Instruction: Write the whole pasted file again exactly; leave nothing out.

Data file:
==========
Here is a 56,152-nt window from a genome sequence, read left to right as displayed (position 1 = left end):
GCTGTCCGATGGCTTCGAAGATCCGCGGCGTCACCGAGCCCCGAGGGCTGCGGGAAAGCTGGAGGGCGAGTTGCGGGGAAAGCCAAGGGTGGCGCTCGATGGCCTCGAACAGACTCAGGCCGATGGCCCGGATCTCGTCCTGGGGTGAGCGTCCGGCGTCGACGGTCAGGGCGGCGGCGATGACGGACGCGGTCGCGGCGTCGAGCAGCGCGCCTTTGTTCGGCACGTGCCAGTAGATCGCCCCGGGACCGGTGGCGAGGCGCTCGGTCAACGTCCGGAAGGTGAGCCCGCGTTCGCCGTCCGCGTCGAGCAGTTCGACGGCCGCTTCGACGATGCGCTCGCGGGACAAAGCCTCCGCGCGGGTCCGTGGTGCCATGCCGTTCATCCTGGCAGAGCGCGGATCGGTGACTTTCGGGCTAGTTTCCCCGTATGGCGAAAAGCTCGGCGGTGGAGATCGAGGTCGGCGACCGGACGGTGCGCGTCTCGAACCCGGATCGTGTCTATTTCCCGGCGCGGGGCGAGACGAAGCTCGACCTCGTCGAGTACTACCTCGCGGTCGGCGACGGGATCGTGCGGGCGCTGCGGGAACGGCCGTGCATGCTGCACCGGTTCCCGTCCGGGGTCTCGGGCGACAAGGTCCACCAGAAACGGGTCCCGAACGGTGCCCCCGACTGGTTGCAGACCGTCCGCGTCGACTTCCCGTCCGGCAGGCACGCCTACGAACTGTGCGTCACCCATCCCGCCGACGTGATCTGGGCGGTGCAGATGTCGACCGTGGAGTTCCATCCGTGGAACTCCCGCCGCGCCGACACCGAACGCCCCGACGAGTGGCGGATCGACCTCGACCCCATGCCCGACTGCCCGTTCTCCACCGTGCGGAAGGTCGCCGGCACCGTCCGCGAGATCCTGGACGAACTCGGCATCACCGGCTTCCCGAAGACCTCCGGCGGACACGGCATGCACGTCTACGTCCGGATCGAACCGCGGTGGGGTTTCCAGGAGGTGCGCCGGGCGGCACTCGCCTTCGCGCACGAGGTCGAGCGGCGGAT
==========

Here is a 56,152-nt window from a genome sequence, read left to right as displayed (position 1 = left end):
GCTGTCCGATGGCTTCGAAGATCCGCGGCGTCACCGAGCCCCGAGGGCTGCGGGAAAGCTGGAGGGCGAGTTGCGGGGAAAGCCAAGGGTGGCGCTCGATGGCCTCGAACAGACTCAGGCCGATGGCCCGGATCTCGTCCTGGGGTGAGCGTCCGGCGTCGACGGTCAGGGCGGCGGCGATGACGGACGCGGTCGCGGCGTCGAGCAGCGCGCCTTTGTTCGGCACGTGCCAGTAGATCGCCCCGGGACCGGTGGCGAGGCGCTCGGTCAACGTCCGGAAGGTGAGCCCGCGTTCGCCGTCCGCGTCGAGCAGTTCGACGGCCGCTTCGACGATGCGCTCGCGGGACAAAGCCTCCGCGCGGGTCCGTGGTGCCATGCCGTTCATCCTGGCAGAGCGCGGATCGGTGACTTTCGGGCTAGTTTCCCCGTATGGCGAAAAGCTCGGCGGTGGAGATCGAGGTCGGCGACCGGACGGTGCGCGTCTCGAACCCGGATCGTGTCTATTTCCCGGCGCGGGGCGAGACGAAGCTCGACCTCGTCGAGTACTACCTCGCGGTCGGCGACGGGATCGTGCGGGCGCTGCGGGAACGGCCGTGCATGCTGCACCGGTTCCCGTCCGGGGTCTCGGGCGACAAGGTCCACCAGAAACGGGTCCCGAACGGTGCCCCCGACTGGTTGCAGACCGTCCGCGTCGACTTCCCGTCCGGCAGGCACGCCTACGAACTGTGCGTCACCCATCCCGCCGACGTGATCTGGGCGGTGCAGATGTCGACCGTGGAGTTCCATCCGTGGAACTCCCGCCGCGCCGACACCGAACGCCCCGACGAGTGGCGGATCGACCTCGACCCCATGCCCGACTGCCCGTTCTCCACCGTGCGGAAGGTCGCCGGCACCGTCCGCGAGATCCTGGACGAACTCGGCATCACCGGCTTCCCGAAGACCTCCGGCGGACACGGCATGCACGTCTACGTCCGGATCGAACCGCGGTGGGGTTTCCAGGAGGTGCGCCGGGCGGCACTCGCCTTCGCGCACGAGGTCGAGCGGCGGAT